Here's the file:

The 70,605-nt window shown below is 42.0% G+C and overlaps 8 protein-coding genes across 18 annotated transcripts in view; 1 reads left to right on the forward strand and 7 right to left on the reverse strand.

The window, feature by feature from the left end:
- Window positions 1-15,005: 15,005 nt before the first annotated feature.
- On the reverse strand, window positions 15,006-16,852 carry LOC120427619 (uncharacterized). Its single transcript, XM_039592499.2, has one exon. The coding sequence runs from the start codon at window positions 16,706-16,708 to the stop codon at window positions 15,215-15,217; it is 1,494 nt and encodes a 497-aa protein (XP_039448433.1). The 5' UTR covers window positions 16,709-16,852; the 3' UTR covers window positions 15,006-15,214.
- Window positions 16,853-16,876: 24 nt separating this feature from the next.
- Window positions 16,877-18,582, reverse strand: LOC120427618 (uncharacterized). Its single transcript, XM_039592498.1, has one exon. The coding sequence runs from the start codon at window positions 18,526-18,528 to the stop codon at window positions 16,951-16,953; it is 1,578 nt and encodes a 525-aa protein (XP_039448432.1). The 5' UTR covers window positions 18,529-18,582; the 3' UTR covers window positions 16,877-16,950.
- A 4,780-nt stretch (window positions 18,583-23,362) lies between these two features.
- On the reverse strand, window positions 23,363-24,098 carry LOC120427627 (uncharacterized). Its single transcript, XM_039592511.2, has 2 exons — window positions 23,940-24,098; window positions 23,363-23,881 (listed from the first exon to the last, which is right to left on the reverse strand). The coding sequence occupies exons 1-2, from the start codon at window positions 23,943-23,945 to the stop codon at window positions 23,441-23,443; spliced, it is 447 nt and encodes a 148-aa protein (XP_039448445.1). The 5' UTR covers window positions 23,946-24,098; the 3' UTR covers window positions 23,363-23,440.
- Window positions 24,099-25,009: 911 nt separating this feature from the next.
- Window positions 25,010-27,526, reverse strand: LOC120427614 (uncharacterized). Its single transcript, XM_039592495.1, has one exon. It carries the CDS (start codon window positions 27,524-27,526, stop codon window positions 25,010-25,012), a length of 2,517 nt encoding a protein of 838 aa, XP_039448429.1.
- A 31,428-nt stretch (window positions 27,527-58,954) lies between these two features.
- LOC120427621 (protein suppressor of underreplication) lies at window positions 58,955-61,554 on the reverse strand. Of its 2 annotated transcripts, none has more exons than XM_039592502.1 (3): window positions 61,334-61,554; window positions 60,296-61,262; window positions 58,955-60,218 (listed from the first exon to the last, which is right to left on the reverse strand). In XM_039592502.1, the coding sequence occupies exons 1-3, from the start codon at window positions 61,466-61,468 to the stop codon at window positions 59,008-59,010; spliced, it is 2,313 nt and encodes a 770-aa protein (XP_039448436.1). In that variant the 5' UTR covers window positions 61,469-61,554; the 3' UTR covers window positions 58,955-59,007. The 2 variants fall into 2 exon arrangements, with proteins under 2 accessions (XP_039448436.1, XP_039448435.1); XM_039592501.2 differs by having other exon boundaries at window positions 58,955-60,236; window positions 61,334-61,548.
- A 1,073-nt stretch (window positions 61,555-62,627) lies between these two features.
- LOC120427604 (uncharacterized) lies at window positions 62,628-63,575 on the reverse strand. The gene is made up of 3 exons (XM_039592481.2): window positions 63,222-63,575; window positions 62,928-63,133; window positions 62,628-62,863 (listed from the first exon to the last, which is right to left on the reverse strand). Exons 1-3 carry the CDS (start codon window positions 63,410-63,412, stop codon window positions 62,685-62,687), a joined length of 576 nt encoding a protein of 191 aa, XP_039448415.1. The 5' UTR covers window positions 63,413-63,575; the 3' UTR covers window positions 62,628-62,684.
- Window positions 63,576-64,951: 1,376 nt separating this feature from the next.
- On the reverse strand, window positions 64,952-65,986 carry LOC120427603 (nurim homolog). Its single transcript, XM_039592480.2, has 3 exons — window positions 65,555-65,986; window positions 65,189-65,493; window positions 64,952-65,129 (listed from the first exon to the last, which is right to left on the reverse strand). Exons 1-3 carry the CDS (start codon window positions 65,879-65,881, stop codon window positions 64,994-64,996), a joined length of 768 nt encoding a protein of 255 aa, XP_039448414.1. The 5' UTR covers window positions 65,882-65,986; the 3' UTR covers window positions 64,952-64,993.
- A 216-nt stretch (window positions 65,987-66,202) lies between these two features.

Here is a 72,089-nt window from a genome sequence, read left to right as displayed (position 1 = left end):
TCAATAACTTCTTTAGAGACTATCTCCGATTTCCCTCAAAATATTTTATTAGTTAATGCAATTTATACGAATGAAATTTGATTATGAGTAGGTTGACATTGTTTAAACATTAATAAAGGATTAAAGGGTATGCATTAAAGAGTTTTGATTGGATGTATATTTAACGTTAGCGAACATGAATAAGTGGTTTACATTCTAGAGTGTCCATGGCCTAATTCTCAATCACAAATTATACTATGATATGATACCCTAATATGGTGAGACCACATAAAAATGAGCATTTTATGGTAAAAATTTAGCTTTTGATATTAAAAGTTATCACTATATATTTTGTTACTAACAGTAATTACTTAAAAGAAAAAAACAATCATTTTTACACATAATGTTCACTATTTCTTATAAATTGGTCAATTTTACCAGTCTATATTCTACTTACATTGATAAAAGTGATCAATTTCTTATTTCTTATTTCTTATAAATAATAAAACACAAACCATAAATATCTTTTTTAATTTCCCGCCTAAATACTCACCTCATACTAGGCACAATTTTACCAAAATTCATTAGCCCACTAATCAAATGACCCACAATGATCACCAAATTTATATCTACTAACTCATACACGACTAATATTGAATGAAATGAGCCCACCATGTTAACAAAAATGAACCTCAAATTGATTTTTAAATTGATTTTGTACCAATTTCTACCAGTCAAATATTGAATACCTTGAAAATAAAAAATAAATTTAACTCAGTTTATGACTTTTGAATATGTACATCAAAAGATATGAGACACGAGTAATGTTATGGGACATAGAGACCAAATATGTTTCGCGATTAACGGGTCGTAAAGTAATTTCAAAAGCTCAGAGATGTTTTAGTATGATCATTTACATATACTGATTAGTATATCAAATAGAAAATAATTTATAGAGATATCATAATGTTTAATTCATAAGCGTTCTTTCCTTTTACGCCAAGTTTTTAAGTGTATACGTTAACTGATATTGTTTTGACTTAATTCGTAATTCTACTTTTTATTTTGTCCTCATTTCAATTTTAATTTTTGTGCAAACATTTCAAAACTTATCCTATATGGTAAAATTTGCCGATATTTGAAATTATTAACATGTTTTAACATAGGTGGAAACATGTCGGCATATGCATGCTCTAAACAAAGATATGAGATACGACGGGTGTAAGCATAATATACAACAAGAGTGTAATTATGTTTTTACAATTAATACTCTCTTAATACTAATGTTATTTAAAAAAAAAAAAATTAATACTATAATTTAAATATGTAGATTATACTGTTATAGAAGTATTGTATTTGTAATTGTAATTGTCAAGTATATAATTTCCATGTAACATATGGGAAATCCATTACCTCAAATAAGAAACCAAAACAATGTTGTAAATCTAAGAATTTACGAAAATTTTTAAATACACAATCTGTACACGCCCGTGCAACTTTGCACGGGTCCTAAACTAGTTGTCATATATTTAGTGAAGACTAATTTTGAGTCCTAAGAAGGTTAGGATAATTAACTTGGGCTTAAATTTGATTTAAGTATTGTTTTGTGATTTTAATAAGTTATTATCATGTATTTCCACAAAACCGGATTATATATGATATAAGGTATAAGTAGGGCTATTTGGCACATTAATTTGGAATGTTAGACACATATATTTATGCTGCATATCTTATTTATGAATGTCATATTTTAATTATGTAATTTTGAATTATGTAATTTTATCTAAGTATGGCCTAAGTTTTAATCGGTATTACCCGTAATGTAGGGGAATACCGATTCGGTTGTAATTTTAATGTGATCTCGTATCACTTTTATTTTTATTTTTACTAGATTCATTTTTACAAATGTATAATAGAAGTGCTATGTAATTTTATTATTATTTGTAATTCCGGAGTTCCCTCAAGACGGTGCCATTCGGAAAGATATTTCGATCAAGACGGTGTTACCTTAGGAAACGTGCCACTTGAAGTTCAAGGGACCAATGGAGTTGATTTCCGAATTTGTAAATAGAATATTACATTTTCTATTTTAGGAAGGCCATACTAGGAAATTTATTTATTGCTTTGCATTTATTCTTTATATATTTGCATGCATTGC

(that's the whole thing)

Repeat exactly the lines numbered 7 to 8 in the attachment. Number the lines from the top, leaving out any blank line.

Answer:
- A 4,780-nt stretch (window positions 18,583-23,362) lies between these two features.
- On the reverse strand, window positions 23,363-24,098 carry LOC120427627 (uncharacterized). Its single transcript, XM_039592511.2, has 2 exons — window positions 23,940-24,098; window positions 23,363-23,881 (listed from the first exon to the last, which is right to left on the reverse strand). The coding sequence occupies exons 1-2, from the start codon at window positions 23,943-23,945 to the stop codon at window positions 23,441-23,443; spliced, it is 447 nt and encodes a 148-aa protein (XP_039448445.1). The 5' UTR covers window positions 23,946-24,098; the 3' UTR covers window positions 23,363-23,440.